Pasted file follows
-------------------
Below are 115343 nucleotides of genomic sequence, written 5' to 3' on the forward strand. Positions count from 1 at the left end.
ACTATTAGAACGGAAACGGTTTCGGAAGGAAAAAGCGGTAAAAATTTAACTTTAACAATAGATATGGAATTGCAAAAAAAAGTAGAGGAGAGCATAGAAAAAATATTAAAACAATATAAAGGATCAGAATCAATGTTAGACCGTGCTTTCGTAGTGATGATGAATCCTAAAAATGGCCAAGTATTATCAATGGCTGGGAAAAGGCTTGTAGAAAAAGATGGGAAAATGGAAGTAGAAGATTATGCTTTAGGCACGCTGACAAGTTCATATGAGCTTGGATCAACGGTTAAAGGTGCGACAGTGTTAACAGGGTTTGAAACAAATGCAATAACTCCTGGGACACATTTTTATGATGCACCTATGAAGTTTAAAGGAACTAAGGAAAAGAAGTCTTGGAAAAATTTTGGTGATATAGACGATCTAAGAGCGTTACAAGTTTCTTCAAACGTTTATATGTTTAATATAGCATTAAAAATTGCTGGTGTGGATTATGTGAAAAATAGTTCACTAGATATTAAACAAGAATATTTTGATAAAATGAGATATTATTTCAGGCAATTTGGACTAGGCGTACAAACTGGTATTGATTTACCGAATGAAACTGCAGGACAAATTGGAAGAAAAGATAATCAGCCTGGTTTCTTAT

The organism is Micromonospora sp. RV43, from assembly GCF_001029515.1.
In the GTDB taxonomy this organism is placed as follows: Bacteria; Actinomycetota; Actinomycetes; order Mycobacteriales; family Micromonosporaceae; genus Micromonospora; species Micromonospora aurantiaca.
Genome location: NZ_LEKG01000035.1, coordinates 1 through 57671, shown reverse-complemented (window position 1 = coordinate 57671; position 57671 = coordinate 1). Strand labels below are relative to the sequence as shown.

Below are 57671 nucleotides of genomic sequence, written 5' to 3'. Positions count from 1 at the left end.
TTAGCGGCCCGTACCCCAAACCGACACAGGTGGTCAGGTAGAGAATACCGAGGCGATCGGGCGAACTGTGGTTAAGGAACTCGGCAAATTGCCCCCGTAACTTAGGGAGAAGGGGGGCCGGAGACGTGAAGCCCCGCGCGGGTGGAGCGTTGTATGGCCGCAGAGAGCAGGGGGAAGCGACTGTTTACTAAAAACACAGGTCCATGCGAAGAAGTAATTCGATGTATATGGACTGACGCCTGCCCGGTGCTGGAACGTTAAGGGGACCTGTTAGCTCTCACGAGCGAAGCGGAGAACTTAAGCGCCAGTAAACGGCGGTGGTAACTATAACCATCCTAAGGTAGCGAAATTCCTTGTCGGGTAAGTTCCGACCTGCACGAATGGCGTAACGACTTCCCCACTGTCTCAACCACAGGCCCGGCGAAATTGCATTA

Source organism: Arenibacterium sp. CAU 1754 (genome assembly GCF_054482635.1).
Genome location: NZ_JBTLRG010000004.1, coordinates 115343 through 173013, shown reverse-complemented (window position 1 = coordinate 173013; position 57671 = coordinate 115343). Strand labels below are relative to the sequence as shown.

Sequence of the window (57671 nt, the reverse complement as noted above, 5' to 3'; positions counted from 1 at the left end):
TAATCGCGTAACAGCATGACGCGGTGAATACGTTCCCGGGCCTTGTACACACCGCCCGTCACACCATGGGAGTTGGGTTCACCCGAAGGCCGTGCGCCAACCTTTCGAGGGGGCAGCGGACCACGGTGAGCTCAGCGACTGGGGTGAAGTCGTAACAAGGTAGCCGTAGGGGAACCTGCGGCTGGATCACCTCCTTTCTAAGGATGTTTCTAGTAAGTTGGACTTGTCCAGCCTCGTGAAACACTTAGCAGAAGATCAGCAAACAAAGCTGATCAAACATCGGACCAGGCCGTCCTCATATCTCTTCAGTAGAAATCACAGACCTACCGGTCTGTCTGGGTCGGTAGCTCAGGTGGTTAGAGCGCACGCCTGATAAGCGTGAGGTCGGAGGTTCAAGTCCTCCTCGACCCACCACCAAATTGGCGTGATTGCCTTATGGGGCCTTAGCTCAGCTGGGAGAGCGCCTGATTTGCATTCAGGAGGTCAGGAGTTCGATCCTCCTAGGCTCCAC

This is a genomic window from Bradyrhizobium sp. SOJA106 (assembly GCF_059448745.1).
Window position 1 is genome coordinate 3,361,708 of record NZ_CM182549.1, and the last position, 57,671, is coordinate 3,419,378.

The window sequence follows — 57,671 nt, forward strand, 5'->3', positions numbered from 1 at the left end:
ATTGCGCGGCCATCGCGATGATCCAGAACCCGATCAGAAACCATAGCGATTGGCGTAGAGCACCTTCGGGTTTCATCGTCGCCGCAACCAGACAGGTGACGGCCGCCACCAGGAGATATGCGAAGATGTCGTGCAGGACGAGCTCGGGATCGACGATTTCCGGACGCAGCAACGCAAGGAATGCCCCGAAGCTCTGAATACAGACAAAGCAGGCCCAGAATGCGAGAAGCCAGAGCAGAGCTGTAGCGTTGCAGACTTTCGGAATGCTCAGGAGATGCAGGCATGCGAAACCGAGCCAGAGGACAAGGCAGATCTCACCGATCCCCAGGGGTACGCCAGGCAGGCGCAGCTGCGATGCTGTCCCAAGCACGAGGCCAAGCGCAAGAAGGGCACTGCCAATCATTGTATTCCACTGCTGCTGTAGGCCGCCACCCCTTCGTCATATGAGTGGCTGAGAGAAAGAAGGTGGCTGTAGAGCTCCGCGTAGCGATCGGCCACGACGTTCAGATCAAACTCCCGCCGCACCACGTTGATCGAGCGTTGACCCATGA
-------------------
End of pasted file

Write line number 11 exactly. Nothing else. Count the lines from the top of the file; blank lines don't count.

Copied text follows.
TAATCGCGTAACAGCATGACGCGGTGAATACGTTCCCGGGCCTTGTACACACCGCCCGTCACACCATGGGAGTTGGGTTCACCCGAAGGCCGTGCGCCAACCTTTCGAGGGGGCAGCGGACCACGGTGAGCTCAGCGACTGGGGTGAAGTCGTAACAAGGTAGCCGTAGGGGAACCTGCGGCTGGATCACCTCCTTTCTAAGGATGTTTCTAGTAAGTTGGACTTGTCCAGCCTCGTGAAACACTTAGCAGAAGATCAGCAAACAAAGCTGATCAAACATCGGACCAGGCCGTCCTCATATCTCTTCAGTAGAAATCACAGACCTACCGGTCTGTCTGGGTCGGTAGCTCAGGTGGTTAGAGCGCACGCCTGATAAGCGTGAGGTCGGAGGTTCAAGTCCTCCTCGACCCACCACCAAATTGGCGTGATTGCCTTATGGGGCCTTAGCTCAGCTGGGAGAGCGCCTGATTTGCATTCAGGAGGTCAGGAGTTCGATCCTCCTAGGCTCCAC